Define the type of decision

Not all decisions are created equal. Some have more significant consequences, while some are more reversible. Understanding the nature of the decision you’re facing can help you approach it in a more effective way.

One useful tool for classifying decisions is the Eisenhower Matrix and its variations. Eisenhower proposed to consider two aspects of a decision: if it’s important/non-important or urgent/non-urgent. We advise using a tweaked approach (introduced by Farnam Street) and categorizing them based on reversibility and consequentiality.

Decision-making: Eisenhower Matrix

How should we approach decisions in different quadrants? Take time to analyze consequential and irreversible decisions. Those have a long-lasting impact. For decisions that are consequential but reversible, invest in the effort to gather additional evidence that can lead to better outcomes. For all the others you can try delegating them or deciding based on your experience or intuition. They are a great possibility for less experienced people to learn more about the decision-making process.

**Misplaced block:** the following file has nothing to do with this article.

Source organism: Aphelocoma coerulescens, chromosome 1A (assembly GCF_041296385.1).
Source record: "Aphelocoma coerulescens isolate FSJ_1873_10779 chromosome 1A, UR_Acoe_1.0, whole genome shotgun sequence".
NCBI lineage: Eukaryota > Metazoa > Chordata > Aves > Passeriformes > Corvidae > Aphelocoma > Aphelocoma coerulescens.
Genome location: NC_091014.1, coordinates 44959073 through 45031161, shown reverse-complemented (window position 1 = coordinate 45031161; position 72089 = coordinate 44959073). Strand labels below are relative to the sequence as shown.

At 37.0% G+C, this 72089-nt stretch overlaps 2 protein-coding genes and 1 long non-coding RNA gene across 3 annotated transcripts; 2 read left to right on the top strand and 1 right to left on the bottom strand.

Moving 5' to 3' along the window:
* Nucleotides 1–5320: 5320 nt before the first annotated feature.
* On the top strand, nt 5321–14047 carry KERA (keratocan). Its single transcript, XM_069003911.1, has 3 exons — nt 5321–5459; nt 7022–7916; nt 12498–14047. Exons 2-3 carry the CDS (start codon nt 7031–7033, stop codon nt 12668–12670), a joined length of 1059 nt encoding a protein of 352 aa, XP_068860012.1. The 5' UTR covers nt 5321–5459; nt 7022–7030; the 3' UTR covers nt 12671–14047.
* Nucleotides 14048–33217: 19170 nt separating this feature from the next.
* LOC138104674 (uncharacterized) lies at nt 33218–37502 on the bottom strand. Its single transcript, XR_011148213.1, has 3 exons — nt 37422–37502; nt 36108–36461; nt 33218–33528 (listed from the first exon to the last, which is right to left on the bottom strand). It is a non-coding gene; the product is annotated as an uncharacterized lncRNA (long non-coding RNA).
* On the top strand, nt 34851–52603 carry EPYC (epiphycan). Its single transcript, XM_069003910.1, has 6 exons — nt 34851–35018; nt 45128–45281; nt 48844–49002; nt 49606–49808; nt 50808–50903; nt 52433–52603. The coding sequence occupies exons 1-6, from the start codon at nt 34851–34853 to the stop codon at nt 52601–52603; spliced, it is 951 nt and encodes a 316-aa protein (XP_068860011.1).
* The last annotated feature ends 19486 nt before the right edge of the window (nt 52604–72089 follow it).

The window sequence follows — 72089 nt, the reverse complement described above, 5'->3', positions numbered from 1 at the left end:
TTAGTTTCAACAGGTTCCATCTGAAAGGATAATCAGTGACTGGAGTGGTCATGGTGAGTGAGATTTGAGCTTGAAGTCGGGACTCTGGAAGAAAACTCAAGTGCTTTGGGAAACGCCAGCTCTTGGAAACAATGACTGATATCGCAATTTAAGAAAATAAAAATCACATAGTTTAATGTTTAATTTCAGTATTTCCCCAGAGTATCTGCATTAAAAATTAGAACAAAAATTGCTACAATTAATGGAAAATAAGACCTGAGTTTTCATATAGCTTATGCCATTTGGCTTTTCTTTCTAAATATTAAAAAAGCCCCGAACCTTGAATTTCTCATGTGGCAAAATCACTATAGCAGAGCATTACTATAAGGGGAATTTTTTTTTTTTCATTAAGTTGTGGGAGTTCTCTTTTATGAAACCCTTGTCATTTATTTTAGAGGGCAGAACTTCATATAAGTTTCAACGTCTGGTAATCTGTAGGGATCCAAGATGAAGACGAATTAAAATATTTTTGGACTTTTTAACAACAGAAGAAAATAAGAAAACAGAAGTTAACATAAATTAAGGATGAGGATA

The Decision-Making Lifecycle

Decision-making: Lifecycle

The decision-making process is typically comprised of multiple steps, and it’s not always a linear progression. It’s perfectly acceptable to backtrack and revisit earlier stages in order to make further progress. For instance, while evaluating alternatives, new information may come to light that is essential to solving the problem. This may prompt us to return back to identifying alternatives to explore new potential solutions. Flexibility and adaptability in the decision-making process can lead to more effective outcomes.

Here is an overview of the key steps in a typical decision process:

  • Define the problem: Clearly define the problem or decision that needs to be made. It’s important to have a clear understanding of the issue at hand before proceeding with the decision-making process.
  • Gather information: Collect relevant information and data related to the problem. This may involve conducting research, consulting experts, and analyzing data to gather as much information as possible.